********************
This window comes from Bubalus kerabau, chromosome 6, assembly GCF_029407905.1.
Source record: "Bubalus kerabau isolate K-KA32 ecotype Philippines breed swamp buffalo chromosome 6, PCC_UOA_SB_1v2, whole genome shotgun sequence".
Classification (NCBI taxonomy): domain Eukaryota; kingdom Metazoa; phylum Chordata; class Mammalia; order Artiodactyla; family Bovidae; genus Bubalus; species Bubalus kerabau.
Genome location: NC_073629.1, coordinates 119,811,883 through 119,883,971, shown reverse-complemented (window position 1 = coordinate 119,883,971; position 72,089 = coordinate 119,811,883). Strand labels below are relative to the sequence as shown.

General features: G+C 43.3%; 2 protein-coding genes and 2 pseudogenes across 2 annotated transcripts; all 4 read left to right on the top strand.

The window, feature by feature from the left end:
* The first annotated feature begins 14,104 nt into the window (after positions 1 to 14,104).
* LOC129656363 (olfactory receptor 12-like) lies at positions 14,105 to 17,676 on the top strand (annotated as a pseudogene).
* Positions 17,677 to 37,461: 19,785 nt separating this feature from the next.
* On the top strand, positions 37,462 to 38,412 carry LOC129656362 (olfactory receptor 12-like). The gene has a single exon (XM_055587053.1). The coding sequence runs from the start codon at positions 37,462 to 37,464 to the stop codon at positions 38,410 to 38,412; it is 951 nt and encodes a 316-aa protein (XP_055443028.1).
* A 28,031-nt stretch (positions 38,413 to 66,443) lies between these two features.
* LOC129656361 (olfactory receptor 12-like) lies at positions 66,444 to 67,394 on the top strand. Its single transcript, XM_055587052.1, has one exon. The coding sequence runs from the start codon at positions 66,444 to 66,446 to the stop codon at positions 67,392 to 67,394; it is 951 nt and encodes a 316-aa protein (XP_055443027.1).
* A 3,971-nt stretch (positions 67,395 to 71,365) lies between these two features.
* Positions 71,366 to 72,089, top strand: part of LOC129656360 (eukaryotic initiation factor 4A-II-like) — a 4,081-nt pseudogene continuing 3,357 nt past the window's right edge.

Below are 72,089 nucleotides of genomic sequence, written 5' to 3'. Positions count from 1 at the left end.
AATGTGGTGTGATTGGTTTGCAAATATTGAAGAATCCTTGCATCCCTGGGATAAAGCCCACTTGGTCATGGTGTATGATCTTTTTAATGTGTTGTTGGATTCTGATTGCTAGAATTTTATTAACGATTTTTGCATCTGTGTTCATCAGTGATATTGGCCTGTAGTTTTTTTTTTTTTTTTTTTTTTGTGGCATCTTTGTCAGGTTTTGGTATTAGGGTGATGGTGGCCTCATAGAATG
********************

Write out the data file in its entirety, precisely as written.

This window comes from Bubalus kerabau, chromosome 6, assembly GCF_029407905.1.
Source record: "Bubalus kerabau isolate K-KA32 ecotype Philippines breed swamp buffalo chromosome 6, PCC_UOA_SB_1v2, whole genome shotgun sequence".
Classification (NCBI taxonomy): domain Eukaryota; kingdom Metazoa; phylum Chordata; class Mammalia; order Artiodactyla; family Bovidae; genus Bubalus; species Bubalus kerabau.
Genome location: NC_073629.1, coordinates 119,811,883 through 119,883,971, shown reverse-complemented (window position 1 = coordinate 119,883,971; position 72,089 = coordinate 119,811,883). Strand labels below are relative to the sequence as shown.

General features: G+C 43.3%; 2 protein-coding genes and 2 pseudogenes across 2 annotated transcripts; all 4 read left to right on the top strand.

The window, feature by feature from the left end:
* The first annotated feature begins 14,104 nt into the window (after positions 1 to 14,104).
* LOC129656363 (olfactory receptor 12-like) lies at positions 14,105 to 17,676 on the top strand (annotated as a pseudogene).
* Positions 17,677 to 37,461: 19,785 nt separating this feature from the next.
* On the top strand, positions 37,462 to 38,412 carry LOC129656362 (olfactory receptor 12-like). The gene has a single exon (XM_055587053.1). The coding sequence runs from the start codon at positions 37,462 to 37,464 to the stop codon at positions 38,410 to 38,412; it is 951 nt and encodes a 316-aa protein (XP_055443028.1).
* A 28,031-nt stretch (positions 38,413 to 66,443) lies between these two features.
* LOC129656361 (olfactory receptor 12-like) lies at positions 66,444 to 67,394 on the top strand. Its single transcript, XM_055587052.1, has one exon. The coding sequence runs from the start codon at positions 66,444 to 66,446 to the stop codon at positions 67,392 to 67,394; it is 951 nt and encodes a 316-aa protein (XP_055443027.1).
* A 3,971-nt stretch (positions 67,395 to 71,365) lies between these two features.
* Positions 71,366 to 72,089, top strand: part of LOC129656360 (eukaryotic initiation factor 4A-II-like) — a 4,081-nt pseudogene continuing 3,357 nt past the window's right edge.

Below are 72,089 nucleotides of genomic sequence, written 5' to 3'. Positions count from 1 at the left end.
AATGTGGTGTGATTGGTTTGCAAATATTGAAGAATCCTTGCATCCCTGGGATAAAGCCCACTTGGTCATGGTGTATGATCTTTTTAATGTGTTGTTGGATTCTGATTGCTAGAATTTTATTAACGATTTTTGCATCTGTGTTCATCAGTGATATTGGCCTGTAGTTTTTTTTTTTTTTTTTTTTTTGTGGCATCTTTGTCAGGTTTTGGTATTAGGGTGATGGTGGCCTCATAGAATG